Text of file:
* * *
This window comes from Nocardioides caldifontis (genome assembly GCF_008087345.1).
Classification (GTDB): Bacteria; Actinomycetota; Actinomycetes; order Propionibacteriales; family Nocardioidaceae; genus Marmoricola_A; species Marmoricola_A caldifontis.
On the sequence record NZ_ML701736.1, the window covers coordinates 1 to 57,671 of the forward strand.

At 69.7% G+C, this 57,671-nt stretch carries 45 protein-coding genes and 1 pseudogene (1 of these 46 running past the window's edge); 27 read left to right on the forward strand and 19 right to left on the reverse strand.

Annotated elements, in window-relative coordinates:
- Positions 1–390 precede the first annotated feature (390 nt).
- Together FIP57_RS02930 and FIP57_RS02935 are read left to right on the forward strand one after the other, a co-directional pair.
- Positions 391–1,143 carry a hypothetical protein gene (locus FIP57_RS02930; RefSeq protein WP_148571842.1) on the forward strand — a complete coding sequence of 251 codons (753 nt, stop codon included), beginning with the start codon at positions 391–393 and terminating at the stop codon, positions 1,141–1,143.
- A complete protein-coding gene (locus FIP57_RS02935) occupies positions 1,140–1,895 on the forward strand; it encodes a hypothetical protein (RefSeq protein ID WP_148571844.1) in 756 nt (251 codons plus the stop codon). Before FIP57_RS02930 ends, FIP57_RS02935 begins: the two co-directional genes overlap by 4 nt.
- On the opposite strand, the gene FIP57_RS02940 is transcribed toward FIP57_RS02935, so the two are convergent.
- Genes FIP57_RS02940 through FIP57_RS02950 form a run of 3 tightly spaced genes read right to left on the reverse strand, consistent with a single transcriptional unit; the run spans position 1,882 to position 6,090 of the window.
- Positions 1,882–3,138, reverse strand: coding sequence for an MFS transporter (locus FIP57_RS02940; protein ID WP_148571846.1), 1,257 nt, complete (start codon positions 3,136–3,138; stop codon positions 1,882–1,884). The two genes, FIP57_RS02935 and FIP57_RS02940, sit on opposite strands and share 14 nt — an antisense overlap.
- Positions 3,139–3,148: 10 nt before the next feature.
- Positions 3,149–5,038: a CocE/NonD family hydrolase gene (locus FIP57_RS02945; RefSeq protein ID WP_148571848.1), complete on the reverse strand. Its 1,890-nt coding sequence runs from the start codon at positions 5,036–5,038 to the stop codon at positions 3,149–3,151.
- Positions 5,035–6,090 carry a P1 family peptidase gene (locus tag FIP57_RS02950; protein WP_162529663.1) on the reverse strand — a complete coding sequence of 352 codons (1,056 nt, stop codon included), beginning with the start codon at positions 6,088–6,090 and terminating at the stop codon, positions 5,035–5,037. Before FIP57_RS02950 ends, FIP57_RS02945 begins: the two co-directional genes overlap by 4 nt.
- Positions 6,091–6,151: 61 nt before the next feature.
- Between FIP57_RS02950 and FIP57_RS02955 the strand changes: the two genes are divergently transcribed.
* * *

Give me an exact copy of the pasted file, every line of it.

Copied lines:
This window comes from Nocardioides caldifontis (genome assembly GCF_008087345.1).
Classification (GTDB): Bacteria; Actinomycetota; Actinomycetes; order Propionibacteriales; family Nocardioidaceae; genus Marmoricola_A; species Marmoricola_A caldifontis.
On the sequence record NZ_ML701736.1, the window covers coordinates 1 to 57,671 of the forward strand.

At 69.7% G+C, this 57,671-nt stretch carries 45 protein-coding genes and 1 pseudogene (1 of these 46 running past the window's edge); 27 read left to right on the forward strand and 19 right to left on the reverse strand.

Annotated elements, in window-relative coordinates:
- Positions 1–390 precede the first annotated feature (390 nt).
- Together FIP57_RS02930 and FIP57_RS02935 are read left to right on the forward strand one after the other, a co-directional pair.
- Positions 391–1,143 carry a hypothetical protein gene (locus FIP57_RS02930; RefSeq protein WP_148571842.1) on the forward strand — a complete coding sequence of 251 codons (753 nt, stop codon included), beginning with the start codon at positions 391–393 and terminating at the stop codon, positions 1,141–1,143.
- A complete protein-coding gene (locus FIP57_RS02935) occupies positions 1,140–1,895 on the forward strand; it encodes a hypothetical protein (RefSeq protein ID WP_148571844.1) in 756 nt (251 codons plus the stop codon). Before FIP57_RS02930 ends, FIP57_RS02935 begins: the two co-directional genes overlap by 4 nt.
- On the opposite strand, the gene FIP57_RS02940 is transcribed toward FIP57_RS02935, so the two are convergent.
- Genes FIP57_RS02940 through FIP57_RS02950 form a run of 3 tightly spaced genes read right to left on the reverse strand, consistent with a single transcriptional unit; the run spans position 1,882 to position 6,090 of the window.
- Positions 1,882–3,138, reverse strand: coding sequence for an MFS transporter (locus FIP57_RS02940; protein ID WP_148571846.1), 1,257 nt, complete (start codon positions 3,136–3,138; stop codon positions 1,882–1,884). The two genes, FIP57_RS02935 and FIP57_RS02940, sit on opposite strands and share 14 nt — an antisense overlap.
- Positions 3,139–3,148: 10 nt before the next feature.
- Positions 3,149–5,038: a CocE/NonD family hydrolase gene (locus FIP57_RS02945; RefSeq protein ID WP_148571848.1), complete on the reverse strand. Its 1,890-nt coding sequence runs from the start codon at positions 5,036–5,038 to the stop codon at positions 3,149–3,151.
- Positions 5,035–6,090 carry a P1 family peptidase gene (locus tag FIP57_RS02950; protein WP_162529663.1) on the reverse strand — a complete coding sequence of 352 codons (1,056 nt, stop codon included), beginning with the start codon at positions 6,088–6,090 and terminating at the stop codon, positions 5,035–5,037. Before FIP57_RS02950 ends, FIP57_RS02945 begins: the two co-directional genes overlap by 4 nt.
- Positions 6,091–6,151: 61 nt before the next feature.
- Between FIP57_RS02950 and FIP57_RS02955 the strand changes: the two genes are divergently transcribed.